Tuesday, 25 August 2015

Stolen Childhoods: The Young Brides of West Sulawesi

By Nick Baker, Communication and Knowledge Management Officer

“I preferred being a student to a mum,” Sari* says, cradling her child. ©UNICEF Indonesia/2015/Nick Baker.

Countless small villages dot the western coastline of Sulawesi Island. Rows of rumah panggung (traditional houses) are set between pristine beaches and thick, rolling jungle. It looks like paradise. But these communities are the scene of a silent crisis.

Child marriage is prevalent across West Sulawesi. The province has the highest rate of girls married at 15 years or younger in Indonesia. For a variety of reasons – cultural, religious, economic – childhoods are lost here on a daily basis.

Ayu* is one such girl. The softly-spoken teenager lives in a farming village called Amara*. “Both my mother and grandmother were married at 14,”she says. And the family tradition continued: “I was 15 when I got married and my husband, Ganes, was 23.”

Friday, 14 August 2015

Child Marriage Takes Centre Stage at 2015 AJI-UNICEF Media Awards

UNICEF Indonesia Representative Gunilla Olsson salutes journalists at the 2015 AJI-UNICEF Media Awards ©UNICEF Indonesia/2015/Nick Baker

By Nick Baker, Communication and Knowledge Management Officer

JAKARTA, Indonesia, 13 August 2015 – The high prevalence and negative consequences of child marriage in Indonesia came into sharp focus at the announcement of the 2015 Aliansi Jurnalis Independen (AJI) and UNICEF Media Awards in Jakarta.

The award ceremony has been held since 2006 to acknowledge and encourage excellence in reporting on child rights issues. For this year’s competition, a total of 318 journalists submitted stories, photos, TV and radio pieces.

Child marriage was selected as the focus of the 2015 event. This was particularly relevant after a recent Constitutional Court decision which upheld the current Indonesian marriage law – allowing girls to be married at 16 while boys can only marry at age 19. The case has begun to spur a national dialogue around child marriage.

Tuesday, 11 August 2015

UNICEF and Government of Indonesia launch Pelindung Anak anti-violence campaign

By Nick Baker, Communication and Knowledge Management Officer 

BOGOR, Indonesia, 11 August 2015 - UNICEF and the Government of Indonesia used National Children’s Day celebrations at Bogor Palace to launch an innovative new campaign aimed at ending violence against children.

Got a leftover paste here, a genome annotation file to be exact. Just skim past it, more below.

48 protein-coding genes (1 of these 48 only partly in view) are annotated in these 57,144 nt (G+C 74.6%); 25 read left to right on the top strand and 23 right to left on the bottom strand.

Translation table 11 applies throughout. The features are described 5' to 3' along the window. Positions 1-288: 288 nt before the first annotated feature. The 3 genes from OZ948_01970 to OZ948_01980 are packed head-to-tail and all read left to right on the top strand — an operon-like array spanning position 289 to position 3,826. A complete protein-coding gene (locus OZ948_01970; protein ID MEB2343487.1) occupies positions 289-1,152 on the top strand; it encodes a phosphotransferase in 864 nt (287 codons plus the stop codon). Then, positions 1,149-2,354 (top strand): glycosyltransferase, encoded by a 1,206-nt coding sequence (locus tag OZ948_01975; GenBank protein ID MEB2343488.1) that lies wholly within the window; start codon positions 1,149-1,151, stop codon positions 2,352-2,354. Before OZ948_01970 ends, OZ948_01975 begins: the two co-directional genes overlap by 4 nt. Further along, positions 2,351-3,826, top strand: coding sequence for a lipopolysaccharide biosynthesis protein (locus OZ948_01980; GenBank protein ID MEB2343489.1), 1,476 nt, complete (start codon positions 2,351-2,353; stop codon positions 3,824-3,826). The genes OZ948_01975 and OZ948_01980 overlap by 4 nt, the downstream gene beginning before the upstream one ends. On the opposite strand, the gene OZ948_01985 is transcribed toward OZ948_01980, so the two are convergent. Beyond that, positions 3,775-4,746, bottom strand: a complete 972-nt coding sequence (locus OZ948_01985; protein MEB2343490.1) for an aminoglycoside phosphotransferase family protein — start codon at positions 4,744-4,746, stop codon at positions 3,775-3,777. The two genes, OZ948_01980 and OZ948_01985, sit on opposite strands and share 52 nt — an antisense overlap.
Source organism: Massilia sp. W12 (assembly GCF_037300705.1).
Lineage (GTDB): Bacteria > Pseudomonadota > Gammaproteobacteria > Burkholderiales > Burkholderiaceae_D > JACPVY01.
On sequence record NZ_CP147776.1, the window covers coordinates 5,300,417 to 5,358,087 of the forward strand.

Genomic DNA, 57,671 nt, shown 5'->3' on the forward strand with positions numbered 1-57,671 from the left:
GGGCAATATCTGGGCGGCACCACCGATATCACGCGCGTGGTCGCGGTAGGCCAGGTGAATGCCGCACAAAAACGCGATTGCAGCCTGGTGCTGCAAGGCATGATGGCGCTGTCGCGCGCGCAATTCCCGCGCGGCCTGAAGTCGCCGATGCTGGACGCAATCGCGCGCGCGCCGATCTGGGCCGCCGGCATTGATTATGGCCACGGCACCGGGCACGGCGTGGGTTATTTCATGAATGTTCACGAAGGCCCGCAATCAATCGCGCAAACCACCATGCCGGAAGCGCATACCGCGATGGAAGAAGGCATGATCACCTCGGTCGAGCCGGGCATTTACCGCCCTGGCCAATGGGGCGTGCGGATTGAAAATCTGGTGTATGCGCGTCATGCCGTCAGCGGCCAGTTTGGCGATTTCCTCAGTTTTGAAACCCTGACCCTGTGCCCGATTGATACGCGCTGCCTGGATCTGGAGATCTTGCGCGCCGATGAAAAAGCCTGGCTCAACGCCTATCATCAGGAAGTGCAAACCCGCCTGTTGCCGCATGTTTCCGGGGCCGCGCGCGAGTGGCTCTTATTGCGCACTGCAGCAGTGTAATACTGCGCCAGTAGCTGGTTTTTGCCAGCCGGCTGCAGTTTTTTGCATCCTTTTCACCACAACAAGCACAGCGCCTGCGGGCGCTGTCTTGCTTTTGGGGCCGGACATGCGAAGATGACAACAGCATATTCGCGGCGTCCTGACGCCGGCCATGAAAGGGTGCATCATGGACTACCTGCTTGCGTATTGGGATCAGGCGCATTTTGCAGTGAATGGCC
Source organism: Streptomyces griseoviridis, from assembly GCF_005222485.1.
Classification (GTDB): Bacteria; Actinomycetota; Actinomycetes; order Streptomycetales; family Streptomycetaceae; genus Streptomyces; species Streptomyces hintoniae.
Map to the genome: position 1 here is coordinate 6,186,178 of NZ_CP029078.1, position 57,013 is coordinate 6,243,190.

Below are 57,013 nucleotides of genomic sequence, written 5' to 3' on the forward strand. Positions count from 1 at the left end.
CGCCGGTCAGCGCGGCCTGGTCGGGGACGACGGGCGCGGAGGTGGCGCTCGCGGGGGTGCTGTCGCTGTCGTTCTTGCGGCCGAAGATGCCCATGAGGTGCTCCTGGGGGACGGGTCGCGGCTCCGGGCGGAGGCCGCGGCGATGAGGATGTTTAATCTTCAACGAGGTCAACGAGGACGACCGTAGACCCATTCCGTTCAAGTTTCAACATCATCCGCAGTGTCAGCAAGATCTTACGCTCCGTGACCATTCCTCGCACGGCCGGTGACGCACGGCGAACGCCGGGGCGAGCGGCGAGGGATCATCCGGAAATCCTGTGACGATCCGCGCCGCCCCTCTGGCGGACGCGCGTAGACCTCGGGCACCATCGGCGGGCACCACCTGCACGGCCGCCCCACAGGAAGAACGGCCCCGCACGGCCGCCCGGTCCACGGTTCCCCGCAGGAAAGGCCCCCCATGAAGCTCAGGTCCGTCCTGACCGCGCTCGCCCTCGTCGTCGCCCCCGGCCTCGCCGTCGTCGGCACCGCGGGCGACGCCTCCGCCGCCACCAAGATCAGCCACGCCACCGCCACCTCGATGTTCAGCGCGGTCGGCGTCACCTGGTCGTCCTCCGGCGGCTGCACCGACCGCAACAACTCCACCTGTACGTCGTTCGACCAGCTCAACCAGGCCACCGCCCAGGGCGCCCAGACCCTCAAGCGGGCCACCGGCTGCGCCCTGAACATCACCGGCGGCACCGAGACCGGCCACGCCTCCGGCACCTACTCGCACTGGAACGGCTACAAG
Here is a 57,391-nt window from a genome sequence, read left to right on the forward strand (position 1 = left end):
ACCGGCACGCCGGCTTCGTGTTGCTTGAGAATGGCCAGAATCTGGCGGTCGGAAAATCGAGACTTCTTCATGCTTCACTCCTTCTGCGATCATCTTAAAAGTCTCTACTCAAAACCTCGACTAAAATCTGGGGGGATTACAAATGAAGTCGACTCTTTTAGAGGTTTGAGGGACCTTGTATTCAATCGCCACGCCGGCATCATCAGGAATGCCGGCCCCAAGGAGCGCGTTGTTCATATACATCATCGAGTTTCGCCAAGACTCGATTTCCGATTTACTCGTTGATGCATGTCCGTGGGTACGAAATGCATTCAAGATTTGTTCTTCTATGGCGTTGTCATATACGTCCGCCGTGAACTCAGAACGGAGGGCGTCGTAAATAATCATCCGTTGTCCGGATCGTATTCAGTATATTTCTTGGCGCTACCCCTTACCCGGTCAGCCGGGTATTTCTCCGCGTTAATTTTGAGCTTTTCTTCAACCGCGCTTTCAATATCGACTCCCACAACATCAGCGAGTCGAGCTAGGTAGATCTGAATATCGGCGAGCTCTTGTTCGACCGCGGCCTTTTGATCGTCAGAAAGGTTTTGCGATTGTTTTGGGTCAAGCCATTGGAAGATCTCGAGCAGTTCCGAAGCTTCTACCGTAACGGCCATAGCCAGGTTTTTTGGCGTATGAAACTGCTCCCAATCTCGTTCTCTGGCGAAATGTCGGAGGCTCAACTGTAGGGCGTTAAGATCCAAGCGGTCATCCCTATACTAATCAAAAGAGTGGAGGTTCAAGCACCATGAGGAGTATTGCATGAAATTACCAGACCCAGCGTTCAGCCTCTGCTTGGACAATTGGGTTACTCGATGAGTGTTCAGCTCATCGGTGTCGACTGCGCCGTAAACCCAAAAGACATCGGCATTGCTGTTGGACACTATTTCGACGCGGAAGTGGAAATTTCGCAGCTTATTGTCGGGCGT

The Pelindung Anak (Child Protector) campaign calls on every Indonesian – no matter their age, location or profession – to join national efforts in preventing child abuse.

The Minister of Women Empowerment and Child Protection, Yohana Yembise presented the Pelindung Anak television public service announcement to President Joko Widodo, members of his cabinet and hundreds of children from around the archipelago during the event.

A Message to Indonesia: Please Stop

By Lauren Rumble, Chief of Child Protection

Lauren Rumble (front) with representatives from Sudah Dong and UNICEF Indonesia. ©UNICEF Indonesia/2015/Nick Baker.

One of the best parts of my job at UNICEF Indonesia is working directly with the young people of this country. I am fortunate enough to regularly meet such dedicated, creative and inspirational youth – so many of whom are making a real difference in their communities.

I recently met with the team behind Sudah Dong (meaning Please Stop), a NGO run by young people for young people that focuses on different ways to address bullying. The organisation was founded by Katyana Wardhana in 2014 shortly after her own experience of bullying at school.

Sudah Dong aims to mobilise actions of non-violence and peer support which will put an end to bullying. In June, Sudah Dong released its first manual for children and adolescents entitled “End Bullying” which they hope will reach one million pupils across the country. Within two weeks of launching, 625 copies had already been downloaded (you can download your own copy here).

The release of this manual is timely: Indonesia has one of the highest rates of physical attacks against students in the world (40 percent). More than 50 percent of pupils have experienced bullying at school. School, a place of learning and safety, is for many pupils, where they are most unsafe.

Wednesday, 5 August 2015

U-Reporters speak out on violence against children

By Awis Mranani, UNICEF Indonesia Innovation Lab

Millions of Indonesian youth are affected by violence. ©UNICEF Indonesia/2014

The results are in. UNICEF has just completed its first major survey using the U-Report Indonesia polling system. Young people across the country were asked for their views on the taboo subject of violence against children.

More than 4,000 participants, or U-Reporters, were involved in the Twitter-based survey. Questions focused on the government’s previous strategy on violence against children and findings will now be used to provide input to the government’s updated National Strategy on Violence against Children for 2015-2019.

The answers offered by Indonesian youth are enlightening. They stressed that the government needs to be much more strategic in keeping children safe from violence. This could be through increased public awareness and education activities (particularly regarding legislation and policies) and facilitating more community involvement on the topic, especially from youth.

Quantitatively, the survey found that over the last three years, most young people aged 13-24 years who had become victims of violence did not receive any form of counselling and 15 percent had no idea where to report violence if they witness it or experience it themselves.